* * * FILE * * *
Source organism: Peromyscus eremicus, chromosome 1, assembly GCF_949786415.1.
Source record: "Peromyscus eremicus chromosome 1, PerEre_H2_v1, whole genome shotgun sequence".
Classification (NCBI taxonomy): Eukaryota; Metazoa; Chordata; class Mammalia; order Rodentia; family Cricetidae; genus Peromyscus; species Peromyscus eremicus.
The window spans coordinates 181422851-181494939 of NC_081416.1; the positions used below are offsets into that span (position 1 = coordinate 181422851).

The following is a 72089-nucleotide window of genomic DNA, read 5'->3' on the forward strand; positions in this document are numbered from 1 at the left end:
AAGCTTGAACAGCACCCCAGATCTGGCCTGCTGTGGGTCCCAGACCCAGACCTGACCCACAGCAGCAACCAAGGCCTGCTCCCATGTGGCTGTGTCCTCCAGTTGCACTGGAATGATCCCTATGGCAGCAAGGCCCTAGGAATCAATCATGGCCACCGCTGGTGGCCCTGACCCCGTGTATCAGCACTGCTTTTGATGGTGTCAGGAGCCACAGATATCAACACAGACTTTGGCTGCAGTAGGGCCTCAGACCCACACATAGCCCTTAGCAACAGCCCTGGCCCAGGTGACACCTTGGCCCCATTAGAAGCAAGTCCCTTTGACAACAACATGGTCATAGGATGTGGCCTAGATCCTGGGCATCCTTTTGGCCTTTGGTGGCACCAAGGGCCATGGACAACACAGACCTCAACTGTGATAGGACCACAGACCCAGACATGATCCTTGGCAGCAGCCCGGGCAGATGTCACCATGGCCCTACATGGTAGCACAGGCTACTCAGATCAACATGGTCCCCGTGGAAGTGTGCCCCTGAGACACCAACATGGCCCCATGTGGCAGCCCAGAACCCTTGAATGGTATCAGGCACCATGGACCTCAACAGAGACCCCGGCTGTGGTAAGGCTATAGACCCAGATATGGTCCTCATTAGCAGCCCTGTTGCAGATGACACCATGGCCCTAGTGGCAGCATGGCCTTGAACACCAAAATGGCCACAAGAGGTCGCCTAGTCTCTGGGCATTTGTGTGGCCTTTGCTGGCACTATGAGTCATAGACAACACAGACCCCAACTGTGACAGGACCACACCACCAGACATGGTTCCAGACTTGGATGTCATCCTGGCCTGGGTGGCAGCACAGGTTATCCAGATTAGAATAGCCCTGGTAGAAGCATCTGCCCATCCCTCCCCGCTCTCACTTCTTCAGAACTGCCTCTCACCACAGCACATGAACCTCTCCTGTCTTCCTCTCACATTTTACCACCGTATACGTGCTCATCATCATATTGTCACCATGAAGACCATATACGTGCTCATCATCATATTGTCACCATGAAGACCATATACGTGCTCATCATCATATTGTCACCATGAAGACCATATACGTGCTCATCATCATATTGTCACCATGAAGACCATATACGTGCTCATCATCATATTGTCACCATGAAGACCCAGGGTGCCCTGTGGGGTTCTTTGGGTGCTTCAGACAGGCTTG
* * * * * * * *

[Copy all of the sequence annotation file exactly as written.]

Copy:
Source organism: Peromyscus eremicus, chromosome 1, assembly GCF_949786415.1.
Source record: "Peromyscus eremicus chromosome 1, PerEre_H2_v1, whole genome shotgun sequence".
Classification (NCBI taxonomy): Eukaryota; Metazoa; Chordata; class Mammalia; order Rodentia; family Cricetidae; genus Peromyscus; species Peromyscus eremicus.
The window spans coordinates 181422851-181494939 of NC_081416.1; the positions used below are offsets into that span (position 1 = coordinate 181422851).

The following is a 72089-nucleotide window of genomic DNA, read 5'->3' on the forward strand; positions in this document are numbered from 1 at the left end:
AAGCTTGAACAGCACCCCAGATCTGGCCTGCTGTGGGTCCCAGACCCAGACCTGACCCACAGCAGCAACCAAGGCCTGCTCCCATGTGGCTGTGTCCTCCAGTTGCACTGGAATGATCCCTATGGCAGCAAGGCCCTAGGAATCAATCATGGCCACCGCTGGTGGCCCTGACCCCGTGTATCAGCACTGCTTTTGATGGTGTCAGGAGCCACAGATATCAACACAGACTTTGGCTGCAGTAGGGCCTCAGACCCACACATAGCCCTTAGCAACAGCCCTGGCCCAGGTGACACCTTGGCCCCATTAGAAGCAAGTCCCTTTGACAACAACATGGTCATAGGATGTGGCCTAGATCCTGGGCATCCTTTTGGCCTTTGGTGGCACCAAGGGCCATGGACAACACAGACCTCAACTGTGATAGGACCACAGACCCAGACATGATCCTTGGCAGCAGCCCGGGCAGATGTCACCATGGCCCTACATGGTAGCACAGGCTACTCAGATCAACATGGTCCCCGTGGAAGTGTGCCCCTGAGACACCAACATGGCCCCATGTGGCAGCCCAGAACCCTTGAATGGTATCAGGCACCATGGACCTCAACAGAGACCCCGGCTGTGGTAAGGCTATAGACCCAGATATGGTCCTCATTAGCAGCCCTGTTGCAGATGACACCATGGCCCTAGTGGCAGCATGGCCTTGAACACCAAAATGGCCACAAGAGGTCGCCTAGTCTCTGGGCATTTGTGTGGCCTTTGCTGGCACTATGAGTCATAGACAACACAGACCCCAACTGTGACAGGACCACACCACCAGACATGGTTCCAGACTTGGATGTCATCCTGGCCTGGGTGGCAGCACAGGTTATCCAGATTAGAATAGCCCTGGTAGAAGCATCTGCCCATCCCTCCCCGCTCTCACTTCTTCAGAACTGCCTCTCACCACAGCACATGAACCTCTCCTGTCTTCCTCTCACATTTTACCACCGTATACGTGCTCATCATCATATTGTCACCATGAAGACCATATACGTGCTCATCATCATATTGTCACCATGAAGACCATATACGTGCTCATCATCATATTGTCACCATGAAGACCATATACGTGCTCATCATCATATTGTCACCATGAAGACCATATACGTGCTCATCATCATATTGTCACCATGAAGACCCAGGGTGCCCTGTGGGGTTCTTTGGGTGCTTCAGACAGGCTTG